Jim Adkins believes in taking risks. "We wanted to shake everything up," the Jimmy Eat World frontman says of the group's new album, Integrity Blues, out tomorrow. After recording their last several records in various members' home studios, Adkins and the band headed to Los Angeles last fall to work with producer Justin Meldal-Johnsen, whose recent résumé includes work with artists like M83, Paramore, and Tegan and Sara.
The resulting LP features some of the band's most adventurous musical statements in years, such as "Pass the Baby," which builds from moody electropop to explosive hard rock, and the title track, which sets Adkins' voice against soaring ambient strings.
"As a band, we came to a place where we realized that in order to really grow we needed to check ourselves and check on some of our default responses to musical problems that come up," says Adkins. "We've been doing this for so long, and there's good and bad to that."
During a recent interview with Rolling Stone, Adkins discussed Jimmy Eat World's fresh approach to recording, moving beyond "finish-line-type goals" and embracing his inner metalhead.
How did you work on shaking things up on this album?
If we run into a musical problem, say you want a certain part of a song to feel a certain way, without even talking about it we can just execute it because we're a team and we know our strengths and we've done it before. We have this sort of shorthand communication as a band because we all know all our strengths. So we really had to check ourselves and ask, "Is this the best, most effective way to get this thing to happen, or is it just something that we're comfortable with?" Maybe there's a different way. So for this record, we purposely wanted to work with someone we've never worked with and make a record in a way that we haven't made one in a while. All those things pushed us away from the zone of comfort, because really the zone of comfort is a zone of fear. You're afraid to break out of this familiarity. There's nothing good about feeling comfortable.
How did that strategy play out in the recording process?
When we got off touring for our last big cycle for Damage and then did shows for the 10th anniversary of the our Futures record, the first thing we wanted to do was get right in and start working. But then we thought, "Why?" So one of the things we did after we stopped touring last time around was that instead of going to the studio to crank something out, we decided to take a year off from anything band-related, which was something we hadn't done in like 20 years.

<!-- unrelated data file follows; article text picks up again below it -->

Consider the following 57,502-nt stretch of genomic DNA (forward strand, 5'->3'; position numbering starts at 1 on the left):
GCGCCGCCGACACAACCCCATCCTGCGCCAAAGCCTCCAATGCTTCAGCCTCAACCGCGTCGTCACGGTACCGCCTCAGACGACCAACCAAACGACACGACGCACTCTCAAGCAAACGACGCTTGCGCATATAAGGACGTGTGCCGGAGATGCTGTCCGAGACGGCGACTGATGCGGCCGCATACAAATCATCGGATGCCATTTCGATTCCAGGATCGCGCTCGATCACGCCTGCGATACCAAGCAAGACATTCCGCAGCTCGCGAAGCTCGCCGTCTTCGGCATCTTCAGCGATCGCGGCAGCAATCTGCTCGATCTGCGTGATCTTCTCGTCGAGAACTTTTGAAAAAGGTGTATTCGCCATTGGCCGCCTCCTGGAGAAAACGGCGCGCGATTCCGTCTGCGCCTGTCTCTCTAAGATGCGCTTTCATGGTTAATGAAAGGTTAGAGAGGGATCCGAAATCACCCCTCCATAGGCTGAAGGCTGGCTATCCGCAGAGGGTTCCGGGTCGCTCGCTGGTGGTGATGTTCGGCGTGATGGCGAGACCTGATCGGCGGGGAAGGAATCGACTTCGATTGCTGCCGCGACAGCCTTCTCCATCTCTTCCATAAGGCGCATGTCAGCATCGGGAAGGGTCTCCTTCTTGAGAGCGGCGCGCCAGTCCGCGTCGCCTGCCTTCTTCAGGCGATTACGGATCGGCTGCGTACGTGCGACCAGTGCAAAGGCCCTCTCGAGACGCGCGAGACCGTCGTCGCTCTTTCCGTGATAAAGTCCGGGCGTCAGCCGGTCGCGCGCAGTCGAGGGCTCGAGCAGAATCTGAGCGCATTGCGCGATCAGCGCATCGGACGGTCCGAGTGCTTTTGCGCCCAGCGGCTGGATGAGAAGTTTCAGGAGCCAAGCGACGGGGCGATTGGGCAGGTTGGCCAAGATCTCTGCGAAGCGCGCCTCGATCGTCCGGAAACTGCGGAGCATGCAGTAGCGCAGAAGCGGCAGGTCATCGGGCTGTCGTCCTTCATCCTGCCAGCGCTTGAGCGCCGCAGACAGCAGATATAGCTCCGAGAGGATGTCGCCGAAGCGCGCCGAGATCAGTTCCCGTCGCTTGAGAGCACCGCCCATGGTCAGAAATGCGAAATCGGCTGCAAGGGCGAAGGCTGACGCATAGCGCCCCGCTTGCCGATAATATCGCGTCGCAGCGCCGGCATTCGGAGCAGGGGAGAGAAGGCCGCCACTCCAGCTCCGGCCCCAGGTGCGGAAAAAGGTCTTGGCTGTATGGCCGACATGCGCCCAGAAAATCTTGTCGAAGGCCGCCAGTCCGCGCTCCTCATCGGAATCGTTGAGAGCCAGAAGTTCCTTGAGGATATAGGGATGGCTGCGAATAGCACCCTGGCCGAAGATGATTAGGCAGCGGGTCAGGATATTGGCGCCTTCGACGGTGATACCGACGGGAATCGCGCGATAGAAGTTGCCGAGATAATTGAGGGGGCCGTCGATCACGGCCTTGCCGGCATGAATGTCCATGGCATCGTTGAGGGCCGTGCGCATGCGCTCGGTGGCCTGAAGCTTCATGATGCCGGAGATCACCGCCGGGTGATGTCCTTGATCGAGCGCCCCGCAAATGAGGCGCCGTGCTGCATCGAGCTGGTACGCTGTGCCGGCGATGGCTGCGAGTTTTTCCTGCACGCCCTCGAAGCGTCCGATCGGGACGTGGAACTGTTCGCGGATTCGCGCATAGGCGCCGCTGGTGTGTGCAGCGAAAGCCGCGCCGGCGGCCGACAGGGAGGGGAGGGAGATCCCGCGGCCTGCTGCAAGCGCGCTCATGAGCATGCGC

Personally, where I am in life right now mirrors that sentiment of just starting to say yes to stuff and having no idea where those things are going to take you, and it's exciting. The first single, "Sure and Certain," sums up the idea that if you're cruising with blinders on and are just goal-driven, it's limiting because you're missing out on what's immediately around you. If you're unwilling to open up and say yes to things that might seem scary, then you're just missing out on so much.
What inspired the title track?
"Integrity Blues" is one of my favorite songs that I've ever written. Sometimes doing everything you can, in the best way you know how, that can feel like lonely work. But the only way out of that is action, and "Integrity Blues" is a song about coming to terms with all the things that you've decided are going to do it for you in life. It's a common theme in the record, which is why it's the title track.
You have these expectations of validation from relationships, or a job or self-medication, this feeling of, "This is going to do it," and none of it really does. Those are all very fleeting things. If you pin your self-worth and happiness on finish-line-type goals, you're always going to set yourself up for disappointment. Because once you achieve them, once your partner comes back to you, once you get that job, now what ... you're done? That idea of integrity mattering is that you can accept that the best any of us have is to always be in a state of progress. That doesn't mean that you're always going to be happy, but happiness is one of those finish-line-type goals. The point isn't to be happy all the time. The point is to sustain yourself in a way that makes you feel good about just being you.
"The point isn't to be happy all the time."
How would you describe the overall changes in the group's sound on this record?
Musically, as much as I say we wanted to shake things up, that's still a subjective thing, and you're never going to escape yourselves. The band is still playing and it's still me singing, so it's going to sound like Jimmy Eat World. It's a still a guitar-based melodic-rock album. If a song is going to do something, we want to make sure that it was doing it to the fullest extent that it could for what we feel the song needed in the way that Jimmy Eat World likes to hear it.
Was the hard-rock breakdown at the end of "Pass the Baby" a spontaneous thing that happened in the studio?
Well, "Pass the Baby" was a song that's been laying around for a while. The song itself is about manipulation and how your short-term gains sometimes come back and blossom into something that's not really what you expected or hoped for, and having to reckon with that.
I explained to Justin [Meldal-Johnsen] that the song does this thing at the end where it stays within the melodic elements that have already been established but it completely changes the vibe and intensity. And he was like, "OK, we're definitely doing that then." Plus, we just love to rock. We love to rock! Deep down inside, we're just eighth-graders who love metal, so you've got to throw a bone to that kid sometimes.